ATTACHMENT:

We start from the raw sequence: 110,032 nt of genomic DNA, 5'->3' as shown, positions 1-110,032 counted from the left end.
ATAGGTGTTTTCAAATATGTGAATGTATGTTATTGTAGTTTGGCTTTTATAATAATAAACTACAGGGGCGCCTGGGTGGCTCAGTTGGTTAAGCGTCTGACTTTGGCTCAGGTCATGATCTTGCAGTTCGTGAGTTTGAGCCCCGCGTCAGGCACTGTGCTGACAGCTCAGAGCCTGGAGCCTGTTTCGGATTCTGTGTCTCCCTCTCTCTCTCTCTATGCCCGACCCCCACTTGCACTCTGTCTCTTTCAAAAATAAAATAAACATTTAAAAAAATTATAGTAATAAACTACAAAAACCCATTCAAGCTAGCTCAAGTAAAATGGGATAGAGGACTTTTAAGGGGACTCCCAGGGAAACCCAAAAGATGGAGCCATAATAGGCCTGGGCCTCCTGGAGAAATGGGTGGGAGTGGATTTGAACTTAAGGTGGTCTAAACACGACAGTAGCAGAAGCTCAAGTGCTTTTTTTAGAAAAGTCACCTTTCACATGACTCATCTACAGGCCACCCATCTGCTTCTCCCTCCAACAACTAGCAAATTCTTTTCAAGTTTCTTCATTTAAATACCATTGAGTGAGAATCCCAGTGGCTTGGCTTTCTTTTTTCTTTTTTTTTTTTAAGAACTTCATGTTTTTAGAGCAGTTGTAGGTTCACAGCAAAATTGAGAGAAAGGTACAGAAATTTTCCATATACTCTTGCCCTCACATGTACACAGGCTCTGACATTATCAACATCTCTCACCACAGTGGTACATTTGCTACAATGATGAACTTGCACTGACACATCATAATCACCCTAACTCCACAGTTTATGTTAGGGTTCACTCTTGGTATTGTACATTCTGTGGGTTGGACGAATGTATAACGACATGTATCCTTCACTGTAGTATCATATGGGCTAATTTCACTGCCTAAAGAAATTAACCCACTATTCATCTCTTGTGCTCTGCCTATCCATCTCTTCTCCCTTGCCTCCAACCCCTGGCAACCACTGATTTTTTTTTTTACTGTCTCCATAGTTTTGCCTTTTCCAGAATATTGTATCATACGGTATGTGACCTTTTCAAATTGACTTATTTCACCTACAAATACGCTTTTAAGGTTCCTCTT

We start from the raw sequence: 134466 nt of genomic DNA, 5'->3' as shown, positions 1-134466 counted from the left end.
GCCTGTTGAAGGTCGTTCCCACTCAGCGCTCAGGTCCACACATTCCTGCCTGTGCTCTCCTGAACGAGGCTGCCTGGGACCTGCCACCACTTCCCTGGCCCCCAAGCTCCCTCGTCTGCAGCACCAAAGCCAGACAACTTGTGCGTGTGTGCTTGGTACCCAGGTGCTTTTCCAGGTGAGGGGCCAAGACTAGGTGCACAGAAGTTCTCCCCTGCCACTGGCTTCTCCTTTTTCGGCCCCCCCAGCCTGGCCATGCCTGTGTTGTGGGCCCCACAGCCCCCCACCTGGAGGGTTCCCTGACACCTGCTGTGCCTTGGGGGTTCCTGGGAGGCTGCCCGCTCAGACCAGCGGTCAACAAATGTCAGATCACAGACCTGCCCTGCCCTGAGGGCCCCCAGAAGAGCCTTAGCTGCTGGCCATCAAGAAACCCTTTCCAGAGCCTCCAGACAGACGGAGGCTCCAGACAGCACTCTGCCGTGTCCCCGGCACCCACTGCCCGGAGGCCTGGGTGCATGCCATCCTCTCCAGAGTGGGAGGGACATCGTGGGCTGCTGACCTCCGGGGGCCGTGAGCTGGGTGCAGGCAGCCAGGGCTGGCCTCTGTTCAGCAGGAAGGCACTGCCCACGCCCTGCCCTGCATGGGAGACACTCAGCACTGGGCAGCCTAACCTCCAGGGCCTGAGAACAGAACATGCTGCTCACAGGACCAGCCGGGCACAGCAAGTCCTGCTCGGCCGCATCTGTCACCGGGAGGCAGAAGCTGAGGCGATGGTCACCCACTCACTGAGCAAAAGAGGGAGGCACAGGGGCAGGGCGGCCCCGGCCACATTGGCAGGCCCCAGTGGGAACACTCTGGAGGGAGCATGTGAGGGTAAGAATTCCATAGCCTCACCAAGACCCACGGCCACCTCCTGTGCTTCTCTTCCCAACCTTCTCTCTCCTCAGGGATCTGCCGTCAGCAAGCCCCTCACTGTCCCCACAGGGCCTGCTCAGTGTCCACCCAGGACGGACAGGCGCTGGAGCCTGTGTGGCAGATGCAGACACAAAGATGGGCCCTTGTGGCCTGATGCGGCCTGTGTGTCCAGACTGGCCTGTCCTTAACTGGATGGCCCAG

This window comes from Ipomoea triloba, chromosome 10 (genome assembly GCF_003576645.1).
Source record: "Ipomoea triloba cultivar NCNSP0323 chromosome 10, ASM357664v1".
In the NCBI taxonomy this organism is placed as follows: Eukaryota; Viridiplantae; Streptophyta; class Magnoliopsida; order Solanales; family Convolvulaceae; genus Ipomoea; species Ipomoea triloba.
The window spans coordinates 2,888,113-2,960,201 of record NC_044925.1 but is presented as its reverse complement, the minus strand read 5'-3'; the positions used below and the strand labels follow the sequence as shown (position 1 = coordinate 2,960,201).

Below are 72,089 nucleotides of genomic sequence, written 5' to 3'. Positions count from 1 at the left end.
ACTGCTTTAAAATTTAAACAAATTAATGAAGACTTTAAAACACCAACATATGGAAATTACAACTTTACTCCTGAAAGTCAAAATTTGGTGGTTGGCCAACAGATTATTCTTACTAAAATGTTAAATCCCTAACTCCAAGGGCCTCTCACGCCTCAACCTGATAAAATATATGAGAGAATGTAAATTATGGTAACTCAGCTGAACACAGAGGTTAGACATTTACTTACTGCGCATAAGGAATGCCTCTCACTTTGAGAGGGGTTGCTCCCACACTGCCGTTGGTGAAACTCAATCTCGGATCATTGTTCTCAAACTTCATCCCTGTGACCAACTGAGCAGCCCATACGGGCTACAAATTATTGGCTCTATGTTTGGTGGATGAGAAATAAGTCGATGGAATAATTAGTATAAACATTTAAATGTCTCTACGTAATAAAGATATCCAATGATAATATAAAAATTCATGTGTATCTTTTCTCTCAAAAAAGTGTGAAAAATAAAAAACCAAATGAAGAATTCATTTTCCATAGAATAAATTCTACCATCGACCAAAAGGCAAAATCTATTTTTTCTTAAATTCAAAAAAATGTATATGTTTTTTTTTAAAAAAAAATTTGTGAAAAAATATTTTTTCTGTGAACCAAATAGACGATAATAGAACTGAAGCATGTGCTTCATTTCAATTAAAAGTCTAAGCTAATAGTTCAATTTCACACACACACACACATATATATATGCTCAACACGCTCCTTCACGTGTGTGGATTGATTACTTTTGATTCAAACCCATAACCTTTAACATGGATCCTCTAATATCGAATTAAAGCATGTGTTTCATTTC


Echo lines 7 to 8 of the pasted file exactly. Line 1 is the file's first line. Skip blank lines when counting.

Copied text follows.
In the NCBI taxonomy this organism is placed as follows: Eukaryota; Viridiplantae; Streptophyta; class Magnoliopsida; order Solanales; family Convolvulaceae; genus Ipomoea; species Ipomoea triloba.
The window spans coordinates 2,888,113-2,960,201 of record NC_044925.1 but is presented as its reverse complement, the minus strand read 5'-3'; the positions used below and the strand labels follow the sequence as shown (position 1 = coordinate 2,960,201).